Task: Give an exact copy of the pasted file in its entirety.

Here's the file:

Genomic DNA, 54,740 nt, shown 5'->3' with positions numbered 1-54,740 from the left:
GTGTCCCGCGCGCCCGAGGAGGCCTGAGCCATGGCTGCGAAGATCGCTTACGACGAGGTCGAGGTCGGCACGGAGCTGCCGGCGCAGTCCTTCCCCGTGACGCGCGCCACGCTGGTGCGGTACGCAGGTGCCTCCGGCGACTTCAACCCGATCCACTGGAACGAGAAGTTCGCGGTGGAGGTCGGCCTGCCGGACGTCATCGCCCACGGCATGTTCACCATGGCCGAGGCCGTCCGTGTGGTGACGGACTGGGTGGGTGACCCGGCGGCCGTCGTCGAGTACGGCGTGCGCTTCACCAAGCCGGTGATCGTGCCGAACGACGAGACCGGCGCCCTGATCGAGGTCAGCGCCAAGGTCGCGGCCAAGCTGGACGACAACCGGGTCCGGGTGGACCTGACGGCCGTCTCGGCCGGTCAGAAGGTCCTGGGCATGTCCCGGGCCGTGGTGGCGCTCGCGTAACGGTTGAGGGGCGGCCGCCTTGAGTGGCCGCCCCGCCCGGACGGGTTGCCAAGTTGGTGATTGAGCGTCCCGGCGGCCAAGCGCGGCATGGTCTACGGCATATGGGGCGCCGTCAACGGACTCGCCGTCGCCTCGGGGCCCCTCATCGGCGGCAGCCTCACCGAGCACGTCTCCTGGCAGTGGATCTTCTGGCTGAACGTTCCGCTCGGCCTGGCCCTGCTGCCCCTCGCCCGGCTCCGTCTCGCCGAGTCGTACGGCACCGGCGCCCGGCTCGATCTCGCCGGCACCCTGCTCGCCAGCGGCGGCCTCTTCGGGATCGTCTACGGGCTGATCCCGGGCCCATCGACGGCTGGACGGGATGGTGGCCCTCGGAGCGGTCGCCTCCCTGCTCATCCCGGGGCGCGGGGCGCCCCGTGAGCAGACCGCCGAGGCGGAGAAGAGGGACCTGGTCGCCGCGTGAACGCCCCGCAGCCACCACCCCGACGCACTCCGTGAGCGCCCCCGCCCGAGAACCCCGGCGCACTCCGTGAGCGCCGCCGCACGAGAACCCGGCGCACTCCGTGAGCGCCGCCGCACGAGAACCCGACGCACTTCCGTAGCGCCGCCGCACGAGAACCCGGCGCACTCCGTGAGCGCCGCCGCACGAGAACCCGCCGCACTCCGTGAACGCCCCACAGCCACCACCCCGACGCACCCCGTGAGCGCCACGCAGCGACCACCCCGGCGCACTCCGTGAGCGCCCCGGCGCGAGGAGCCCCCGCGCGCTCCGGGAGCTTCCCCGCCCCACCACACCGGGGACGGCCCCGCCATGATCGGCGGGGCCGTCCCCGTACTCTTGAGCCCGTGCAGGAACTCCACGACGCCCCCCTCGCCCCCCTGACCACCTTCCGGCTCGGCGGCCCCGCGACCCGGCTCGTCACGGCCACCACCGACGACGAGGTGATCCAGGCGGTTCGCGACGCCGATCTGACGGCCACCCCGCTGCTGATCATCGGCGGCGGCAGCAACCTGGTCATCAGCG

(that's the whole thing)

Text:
Genomic DNA, 54,740 nt, shown 5'->3' with positions numbered 1-54,740 from the left:
GTGTCCCGCGCGCCCGAGGAGGCCTGAGCCATGGCTGCGAAGATCGCTTACGACGAGGTCGAGGTCGGCACGGAGCTGCCGGCGCAGTCCTTCCCCGTGACGCGCGCCACGCTGGTGCGGTACGCAGGTGCCTCCGGCGACTTCAACCCGATCCACTGGAACGAGAAGTTCGCGGTGGAGGTCGGCCTGCCGGACGTCATCGCCCACGGCATGTTCACCATGGCCGAGGCCGTCCGTGTGGTGACGGACTGGGTGGGTGACCCGGCGGCCGTCGTCGAGTACGGCGTGCGCTTCACCAAGCCGGTGATCGTGCCGAACGACGAGACCGGCGCCCTGATCGAGGTCAGCGCCAAGGTCGCGGCCAAGCTGGACGACAACCGGGTCCGGGTGGACCTGACGGCCGTCTCGGCCGGTCAGAAGGTCCTGGGCATGTCCCGGGCCGTGGTGGCGCTCGCGTAACGGTTGAGGGGCGGCCGCCTTGAGTGGCCGCCCCGCCCGGACGGGTTGCCAAGTTGGTGATTGAGCGTCCCGGCGGCCAAGCGCGGCATGGTCTACGGCATATGGGGCGCCGTCAACGGACTCGCCGTCGCCTCGGGGCCCCTCATCGGCGGCAGCCTCACCGAGCACGTCTCCTGGCAGTGGATCTTCTGGCTGAACGTTCCGCTCGGCCTGGCCCTGCTGCCCCTCGCCCGGCTCCGTCTCGCCGAGTCGTACGGCACCGGCGCCCGGCTCGATCTCGCCGGCACCCTGCTCGCCAGCGGCGGCCTCTTCGGGATCGTCTACGGGCTGATCCCGGGCCCATCGACGGCTGGACGGGATGGTGGCCCTCGGAGCGGTCGCCTCCCTGCTCATCCCGGGGCGCGGGGCGCCCCGTGAGCAGACCGCCGAGGCGGAGAAGAGGGACCTGGTCGCCGCGTGAACGCCCCGCAGCCACCACCCCGACGCACTCCGTGAGCGCCCCCGCCCGAGAACCCCGGCGCACTCCGTGAGCGCCGCCGCACGAGAACCCGGCGCACTCCGTGAGCGCCGCCGCACGAGAACCCGACGCACTTCCGTAGCGCCGCCGCACGAGAACCCGGCGCACTCCGTGAGCGCCGCCGCACGAGAACCCGCCGCACTCCGTGAACGCCCCACAGCCACCACCCCGACGCACCCCGTGAGCGCCACGCAGCGACCACCCCGGCGCACTCCGTGAGCGCCCCGGCGCGAGGAGCCCCCGCGCGCTCCGGGAGCTTCCCCGCCCCACCACACCGGGGACGGCCCCGCCATGATCGGCGGGGCCGTCCCCGTACTCTTGAGCCCGTGCAGGAACTCCACGACGCCCCCCTCGCCCCCCTGACCACCTTCCGGCTCGGCGGCCCCGCGACCCGGCTCGTCACGGCCACCACCGACGACGAGGTGATCCAGGCGGTTCGCGACGCCGATCTGACGGCCACCCCGCTGCTGATCATCGGCGGCGGCAGCAACCTGGTCATCAGCG